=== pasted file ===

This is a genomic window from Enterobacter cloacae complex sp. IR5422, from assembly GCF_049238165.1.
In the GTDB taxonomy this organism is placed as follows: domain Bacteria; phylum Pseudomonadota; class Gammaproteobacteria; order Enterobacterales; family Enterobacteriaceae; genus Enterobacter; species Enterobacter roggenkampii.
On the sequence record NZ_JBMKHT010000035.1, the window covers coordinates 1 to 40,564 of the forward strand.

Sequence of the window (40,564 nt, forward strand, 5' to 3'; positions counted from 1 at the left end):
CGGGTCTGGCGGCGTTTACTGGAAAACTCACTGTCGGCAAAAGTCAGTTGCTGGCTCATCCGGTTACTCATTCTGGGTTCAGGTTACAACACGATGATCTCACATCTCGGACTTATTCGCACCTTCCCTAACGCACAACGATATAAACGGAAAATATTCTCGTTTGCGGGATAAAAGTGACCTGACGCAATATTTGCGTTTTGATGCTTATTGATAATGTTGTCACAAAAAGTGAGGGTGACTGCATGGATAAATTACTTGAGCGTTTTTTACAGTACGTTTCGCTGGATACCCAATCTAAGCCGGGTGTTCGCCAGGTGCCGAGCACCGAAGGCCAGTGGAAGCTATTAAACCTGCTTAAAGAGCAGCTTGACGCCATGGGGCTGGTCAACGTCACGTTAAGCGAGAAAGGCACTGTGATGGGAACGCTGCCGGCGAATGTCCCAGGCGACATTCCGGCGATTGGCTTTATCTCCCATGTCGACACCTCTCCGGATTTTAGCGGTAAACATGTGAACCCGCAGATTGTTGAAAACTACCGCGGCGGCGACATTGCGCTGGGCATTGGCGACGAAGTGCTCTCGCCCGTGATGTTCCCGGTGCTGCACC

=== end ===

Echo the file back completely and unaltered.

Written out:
This is a genomic window from Enterobacter cloacae complex sp. IR5422, from assembly GCF_049238165.1.
In the GTDB taxonomy this organism is placed as follows: domain Bacteria; phylum Pseudomonadota; class Gammaproteobacteria; order Enterobacterales; family Enterobacteriaceae; genus Enterobacter; species Enterobacter roggenkampii.
On the sequence record NZ_JBMKHT010000035.1, the window covers coordinates 1 to 40,564 of the forward strand.

Sequence of the window (40,564 nt, forward strand, 5' to 3'; positions counted from 1 at the left end):
CGGGTCTGGCGGCGTTTACTGGAAAACTCACTGTCGGCAAAAGTCAGTTGCTGGCTCATCCGGTTACTCATTCTGGGTTCAGGTTACAACACGATGATCTCACATCTCGGACTTATTCGCACCTTCCCTAACGCACAACGATATAAACGGAAAATATTCTCGTTTGCGGGATAAAAGTGACCTGACGCAATATTTGCGTTTTGATGCTTATTGATAATGTTGTCACAAAAAGTGAGGGTGACTGCATGGATAAATTACTTGAGCGTTTTTTACAGTACGTTTCGCTGGATACCCAATCTAAGCCGGGTGTTCGCCAGGTGCCGAGCACCGAAGGCCAGTGGAAGCTATTAAACCTGCTTAAAGAGCAGCTTGACGCCATGGGGCTGGTCAACGTCACGTTAAGCGAGAAAGGCACTGTGATGGGAACGCTGCCGGCGAATGTCCCAGGCGACATTCCGGCGATTGGCTTTATCTCCCATGTCGACACCTCTCCGGATTTTAGCGGTAAACATGTGAACCCGCAGATTGTTGAAAACTACCGCGGCGGCGACATTGCGCTGGGCATTGGCGACGAAGTGCTCTCGCCCGTGATGTTCCCGGTGCTGCACC